You know the story about the girl who wakes up one day and realizes that she’s in love with someone who she’s known all her life, but never really paid attention to before? It’s a pretty common theme in trashy romance stories, and one I always dismissed as just plain stupid. I mean, how could you know of someone but not realize they are the ONE for you? And then one day just BAM! Oh, him! Of course! Silly me for not seeing it sooner!
Then, one day, it happened to me. But in my romantic comedy it’s not a guy I fall in love with. It’s the radio.
Yep, in this mad world of technological gadgetry and sci-fi wonderment, I found myself falling head over heels for that old, simple broadcasting device. I’d always known it existed, but never really paid it much mind. Until a few years ago. I can’t tell you specifically what happened. Something just … clicked, in my head, and there was no going back.
I could go on and on about the joys and marvels of the radio, and maybe I will one day. But not now. Today, gentle reader, I feel the need to wax poetic about one of my favouritest radio programs of all times.
It’s called Canada Reads. And it’s A.W.E.S.O.M.E.
First, for all you non-Canadians out there, this is not just a show for Canucks. And if your country has a similar program, let me know!
Every fall, the CBC (Canadian Broadcasting Corporation) gets five prominent Canadians to pick a book they think all of Canada should read. If you’re a keener like me you can read them all over the course of the winter. Or you can wait and see what happens before committing your valuable reading time. In March, the five get together and battle it out on the radio. For five days they pick apart each other’s selections, trying to argue their own novel to the top of the list. Every day a book is voted off, until there is only one left standing.
The rules are simple. The books have to be written by Canadians, and they have to be fiction. After that they can be anything at all. Canada Reads has introduced me to all sorts of amazing novels from authors I would never had heard of otherwise. Books like Rockbound by Frank Parker Day, published in 1928. And King Leary, by Paul Quarrington, now easily on my list of top 10 favourite books.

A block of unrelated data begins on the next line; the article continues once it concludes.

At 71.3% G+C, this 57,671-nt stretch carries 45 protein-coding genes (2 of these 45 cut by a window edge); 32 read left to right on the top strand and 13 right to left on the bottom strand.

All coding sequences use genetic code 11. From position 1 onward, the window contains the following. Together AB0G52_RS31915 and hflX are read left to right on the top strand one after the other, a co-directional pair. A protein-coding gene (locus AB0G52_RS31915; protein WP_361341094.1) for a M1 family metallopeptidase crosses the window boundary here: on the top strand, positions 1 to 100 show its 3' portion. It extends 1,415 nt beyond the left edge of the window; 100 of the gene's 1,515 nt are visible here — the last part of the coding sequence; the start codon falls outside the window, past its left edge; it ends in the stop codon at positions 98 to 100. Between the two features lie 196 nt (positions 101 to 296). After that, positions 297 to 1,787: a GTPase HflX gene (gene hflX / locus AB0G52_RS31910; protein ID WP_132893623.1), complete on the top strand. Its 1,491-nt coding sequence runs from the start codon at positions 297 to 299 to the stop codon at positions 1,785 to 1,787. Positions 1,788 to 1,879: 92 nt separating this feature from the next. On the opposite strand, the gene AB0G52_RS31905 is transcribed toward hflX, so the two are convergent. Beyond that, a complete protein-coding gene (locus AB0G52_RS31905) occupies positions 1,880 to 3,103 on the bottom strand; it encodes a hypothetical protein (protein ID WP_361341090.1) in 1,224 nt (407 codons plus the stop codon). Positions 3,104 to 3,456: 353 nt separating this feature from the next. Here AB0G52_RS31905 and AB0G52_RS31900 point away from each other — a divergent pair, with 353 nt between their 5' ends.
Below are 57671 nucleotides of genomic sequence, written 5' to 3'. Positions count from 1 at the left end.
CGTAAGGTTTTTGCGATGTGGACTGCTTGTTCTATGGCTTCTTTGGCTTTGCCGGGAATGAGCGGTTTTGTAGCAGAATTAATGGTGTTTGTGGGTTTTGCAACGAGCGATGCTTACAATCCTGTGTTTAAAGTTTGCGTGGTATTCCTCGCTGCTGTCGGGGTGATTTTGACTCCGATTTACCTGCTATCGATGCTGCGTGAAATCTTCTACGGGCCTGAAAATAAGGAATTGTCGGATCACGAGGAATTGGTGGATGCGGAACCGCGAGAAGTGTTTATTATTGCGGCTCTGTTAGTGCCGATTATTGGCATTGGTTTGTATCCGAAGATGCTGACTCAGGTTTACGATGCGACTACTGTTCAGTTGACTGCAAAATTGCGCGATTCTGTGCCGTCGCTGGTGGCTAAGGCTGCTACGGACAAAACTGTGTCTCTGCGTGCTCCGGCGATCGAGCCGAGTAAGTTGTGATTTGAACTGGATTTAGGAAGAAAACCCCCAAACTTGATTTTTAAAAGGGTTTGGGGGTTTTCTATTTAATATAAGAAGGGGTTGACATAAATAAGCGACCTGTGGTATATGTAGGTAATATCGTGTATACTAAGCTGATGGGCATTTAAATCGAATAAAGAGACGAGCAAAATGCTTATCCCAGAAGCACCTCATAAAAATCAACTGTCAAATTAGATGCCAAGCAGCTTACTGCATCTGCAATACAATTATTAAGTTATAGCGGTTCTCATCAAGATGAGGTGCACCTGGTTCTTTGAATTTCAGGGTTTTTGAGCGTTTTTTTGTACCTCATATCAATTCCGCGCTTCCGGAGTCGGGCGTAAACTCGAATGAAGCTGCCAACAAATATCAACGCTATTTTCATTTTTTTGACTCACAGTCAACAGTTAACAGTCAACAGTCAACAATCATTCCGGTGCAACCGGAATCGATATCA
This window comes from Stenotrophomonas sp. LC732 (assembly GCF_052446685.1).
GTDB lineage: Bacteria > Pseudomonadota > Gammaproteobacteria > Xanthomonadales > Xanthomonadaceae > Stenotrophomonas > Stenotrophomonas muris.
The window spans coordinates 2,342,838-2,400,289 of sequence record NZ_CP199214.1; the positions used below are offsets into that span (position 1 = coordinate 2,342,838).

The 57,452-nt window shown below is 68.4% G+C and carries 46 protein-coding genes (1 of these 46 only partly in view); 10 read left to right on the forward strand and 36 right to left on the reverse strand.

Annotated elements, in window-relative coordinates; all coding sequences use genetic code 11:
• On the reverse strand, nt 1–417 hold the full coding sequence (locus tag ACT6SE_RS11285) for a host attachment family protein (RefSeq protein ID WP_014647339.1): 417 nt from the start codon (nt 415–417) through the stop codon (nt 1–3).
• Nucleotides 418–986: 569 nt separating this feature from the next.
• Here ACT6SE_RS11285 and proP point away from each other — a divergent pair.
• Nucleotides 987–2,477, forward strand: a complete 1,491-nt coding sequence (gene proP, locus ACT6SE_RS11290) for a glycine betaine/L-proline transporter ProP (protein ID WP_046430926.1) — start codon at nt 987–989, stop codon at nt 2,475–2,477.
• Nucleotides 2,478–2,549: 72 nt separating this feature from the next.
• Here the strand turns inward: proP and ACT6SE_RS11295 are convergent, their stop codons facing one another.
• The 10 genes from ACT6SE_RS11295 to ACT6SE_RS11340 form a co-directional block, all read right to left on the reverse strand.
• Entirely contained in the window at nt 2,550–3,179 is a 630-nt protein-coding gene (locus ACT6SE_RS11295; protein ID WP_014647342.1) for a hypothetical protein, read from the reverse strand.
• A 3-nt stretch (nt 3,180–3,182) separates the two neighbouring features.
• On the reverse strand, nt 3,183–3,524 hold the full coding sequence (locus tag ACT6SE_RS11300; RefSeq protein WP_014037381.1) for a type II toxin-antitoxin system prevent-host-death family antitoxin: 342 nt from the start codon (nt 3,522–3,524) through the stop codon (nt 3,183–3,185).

Best of all, it’s hosted by Canada’s best radio personality – EVER – Jian Ghomeshi. And I’m not just saying that because I have a huge crush on his voice. (Secret note to Jian: if you’re ever looking for a side gig, I will pay you to read me to sleep every night. Call me.)
With five books on the table, there are 124 possibilities for the order the books will end up in. I think. I did that math on a napkin in a bar, so I wouldn’t bet money on its accuracy.
This article wouldn’t be complete without some injection of my own narcissistic views (I do like making everything about me). So, here is my opinion of how the 2010 selections should be ranked, with a brief summary of my all important thoughts on each novel.
CANADA READS 2010 PROJECTED RESULTS
1) Nikolski by Nicolas Dickner, translated by Lazer Lederhendler
Defended by Michel Vézina
~ There is usually one book by a French author in the series, and they are always fantastic. Nikolski is no different. Never heard of Dickner before, but now I can’t wait to get my hands on more!
2) Fall on Your Knees by Ann-Marie MacDonald
Defended by Perdita Felicien
~ Wonderful novel. If I could I’d tie it with Nikolski. Read it. Now. Go!
3) The Jade Peony by Wayson Choy
Defended by Samantha Nutt
~ Vancouver’s Chinatown in the early 1900s. I love stories that take me away from the typical white person plight and into a world I’d normally never access.
4) Generation X: Tales for an Accelerated Culture by Douglas Coupland
Defended by Roland Pemberton aka Cadence Weapon
~ I would have liked this a lot more if it were my first Coupland. But it was my seventh or eighth, and after a while they all start to sound the same. Coupland is a master of quippy one-liners that make you go Yes! Exactly! Sadly, he hides these in pages and pages of annoying characters.
5) Good to a Fault by Marina Endicott
Defended by Simi Sara
~ Boring. So, so boring. I’m interested to hear how Simi Sara can defend it. What am I missing here?
That’s what I think. What about you? The series starts Monday, March 8th and runs all week. You can listen to it on CBC’s Radio 1, or download the podcasts (previous seasons are also available) and enjoy at your leisure.
Join the party! And the ranks of those of us in love with our radios!
Canada Reads 2010 © CBC
Jian Ghomeshi © Creative Commons. Some Rights Reserved.
Feature photo, Robby Van Moore, Creative Commons